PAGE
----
month in a combat zone, the entire exclusion for that month is allowed.
Examples of excludable income include active duty pay earned in the month you
served in a combat zone, imminent danger/hostile fire pay, and a re-enlistment
bonus if the re-enlistment occurs in the month you serve in a combat zone.
A combat zone is an area that the President of the United States
designates by Executive Order to be an area in which the United States Armed
Forces are engaging or have engaged in combat. Members serving in a qualified
hazardous duty area designated by statute have the same benefits as members
serving in a combat zone designated by Executive Order of the president. The
wages shown in your Form W-2, Wage and Tax Statement, Box 1 should not include
military pay excluded from your income under the special combat zone exclusion
provisions. If it does, you will need to obtain a corrected Form W-2 from your
finance office. You cannot exclude as combat pay any wages shown in Form W-2,
See irs.gov for a
complete listing of designated combat zones.
service outside a combat zone is considered to be performed in a combat zone if
the service qualified you for special military pay for duty subject to hostile
fire or imminent danger.
None of the following types of
military service qualify as service in a combat zone:
- Presence in a
combat zone while on leave from a duty station located outside the combat
- Passage over or through a combat zone during a trip between two
points that are outside a combat zone
- Presence in a combat zone solely
for your personal convenience
You may elect to include combat pay
in your earned income for purposes of calculating certain tax credits. You
should determine your EIC and the credit for Child and Dependent Care Expenses
both with and without using the combat pay in your calculations. Elect the
option for each credit that provides you with the largest amount of credit.
Combat pay must be included in income when calculating the Additional Child Tax
Credit. This benefit for the EIC and the Additional Child Tax Credit may allow
you to claim a refund, even if you have no tax liability or earned income to
report on your return.
Note: Including combat pay in calculation
of these tax benefits does not make your combat pay taxable. Do not include any
previously excluded combat pay in your wages on your tax return.
Generally, you can receive an automatic six-month
extension to file your return by filing Form 4868, Application for
Automatic Extension of Time To File U.S. Individual Income Tax Return, by
the regular due date of your return. However, you can qualify for an automatic
extension of time until June 15 without filing Form 4868 if on an assigned tour
of duty outside the United States and Puerto Rico during a time that includes
the due date of your return. You should attach a statement to the return you
file showing that you met the requirements for this automatic extension. If you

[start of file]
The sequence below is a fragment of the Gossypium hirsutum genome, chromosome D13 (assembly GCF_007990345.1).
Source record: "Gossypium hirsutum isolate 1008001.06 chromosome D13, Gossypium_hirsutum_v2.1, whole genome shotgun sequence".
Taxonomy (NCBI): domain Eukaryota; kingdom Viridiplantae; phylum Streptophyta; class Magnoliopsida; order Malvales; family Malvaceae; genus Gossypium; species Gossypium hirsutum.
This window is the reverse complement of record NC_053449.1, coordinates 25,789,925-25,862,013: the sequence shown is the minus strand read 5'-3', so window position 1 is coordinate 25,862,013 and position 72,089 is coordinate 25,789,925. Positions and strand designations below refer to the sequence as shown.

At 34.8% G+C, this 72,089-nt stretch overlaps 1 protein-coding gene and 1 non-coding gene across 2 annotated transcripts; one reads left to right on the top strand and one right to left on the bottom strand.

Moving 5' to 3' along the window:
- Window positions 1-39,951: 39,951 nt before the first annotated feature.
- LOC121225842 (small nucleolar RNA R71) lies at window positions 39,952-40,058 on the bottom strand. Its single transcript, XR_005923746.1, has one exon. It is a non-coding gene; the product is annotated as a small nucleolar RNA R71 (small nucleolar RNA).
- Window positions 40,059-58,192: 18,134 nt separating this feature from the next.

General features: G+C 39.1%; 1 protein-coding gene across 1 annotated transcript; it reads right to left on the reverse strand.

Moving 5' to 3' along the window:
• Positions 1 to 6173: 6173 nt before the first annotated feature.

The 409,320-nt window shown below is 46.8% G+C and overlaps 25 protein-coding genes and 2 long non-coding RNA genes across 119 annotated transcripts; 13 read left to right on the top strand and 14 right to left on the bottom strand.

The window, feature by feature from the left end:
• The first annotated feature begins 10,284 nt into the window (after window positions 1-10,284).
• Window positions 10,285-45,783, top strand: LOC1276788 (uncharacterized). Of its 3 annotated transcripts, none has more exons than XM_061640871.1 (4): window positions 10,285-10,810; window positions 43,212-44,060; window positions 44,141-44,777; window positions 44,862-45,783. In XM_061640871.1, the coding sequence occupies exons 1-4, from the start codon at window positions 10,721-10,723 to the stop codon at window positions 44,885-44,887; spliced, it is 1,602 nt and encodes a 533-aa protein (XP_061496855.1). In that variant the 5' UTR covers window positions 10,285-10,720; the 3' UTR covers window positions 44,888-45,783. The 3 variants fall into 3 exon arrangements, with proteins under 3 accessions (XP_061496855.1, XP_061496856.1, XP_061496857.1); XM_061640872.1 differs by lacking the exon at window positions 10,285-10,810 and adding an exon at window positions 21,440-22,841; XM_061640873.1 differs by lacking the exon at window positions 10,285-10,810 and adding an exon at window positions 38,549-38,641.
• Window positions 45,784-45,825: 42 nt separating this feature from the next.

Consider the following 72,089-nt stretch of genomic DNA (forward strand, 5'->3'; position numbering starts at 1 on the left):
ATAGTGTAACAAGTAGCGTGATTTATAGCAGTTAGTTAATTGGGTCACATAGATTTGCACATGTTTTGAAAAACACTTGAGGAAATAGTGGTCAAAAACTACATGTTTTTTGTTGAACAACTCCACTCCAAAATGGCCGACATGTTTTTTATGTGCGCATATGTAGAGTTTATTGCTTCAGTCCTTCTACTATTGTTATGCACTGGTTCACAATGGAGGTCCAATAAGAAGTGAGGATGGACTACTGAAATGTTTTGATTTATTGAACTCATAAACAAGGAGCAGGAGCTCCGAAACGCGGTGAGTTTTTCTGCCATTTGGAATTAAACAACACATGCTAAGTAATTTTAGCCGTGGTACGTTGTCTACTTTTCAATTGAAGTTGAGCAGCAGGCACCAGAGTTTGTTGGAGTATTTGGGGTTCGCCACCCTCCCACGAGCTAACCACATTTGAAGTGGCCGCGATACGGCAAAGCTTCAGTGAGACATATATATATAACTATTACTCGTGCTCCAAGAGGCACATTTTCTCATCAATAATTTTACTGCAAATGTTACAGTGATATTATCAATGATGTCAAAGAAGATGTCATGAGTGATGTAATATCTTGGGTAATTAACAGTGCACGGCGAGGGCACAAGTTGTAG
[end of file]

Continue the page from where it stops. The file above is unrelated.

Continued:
need more time beyond June 15, you can request an additional four-month
extension to October 15. Write "Taxpayer Abroad" across the top of Form 4868
and file Form 4868 by June 15. These extensions are for filing only, not for
paying any balance due. Interest will be charged on any tax not paid by April
There is also an automatic extension for filing returns,
paying taxes, filing claims for refunds, making timely contributions to an IRA,
making estimated tax payments, and taking other actions with the IRS when
serving in a combat zone or qualified hazardous duty area. This extension is
generally 180 days from the total of the following:
- The date you
left the combat zone or hazardous duty area (or the last day the area qualifies
as a combat zone or hazardous duty area)
- The number of days remaining
before the regular deadline, starting from the date you entered the combat zone
or hazardous duty area
If you entered the combat zone before the
filing period began, your deadline is extended by the entire filing period.
Exclusion of Gain from a Home Sale
Generally, a taxpayer must
have owned and lived in their home as a principal residence for two years of
the five-year period ending on the date of sale of the home (ownership and use
tests) to be able to exclude $250,000 of the gain ($500,000, in most cases, if
Married Filing Jointly). However, if you were serving on qualified official
extended duty in the military, you can elect to suspend (for up to 10 years)
the five-year test period ending on the date of sale of your principal place of
residence. This means that you may be able to meet the two-year use test even
if you did not actually live in your home for at least the required two years
during the five-year period ending on the date of sale.
example, Jose bought and moved into a house in 2006, lived in it as his main
home for 2 and one half years, and then did not live in it for the next six
years because he was on qualified official extended duty. He sold the home at a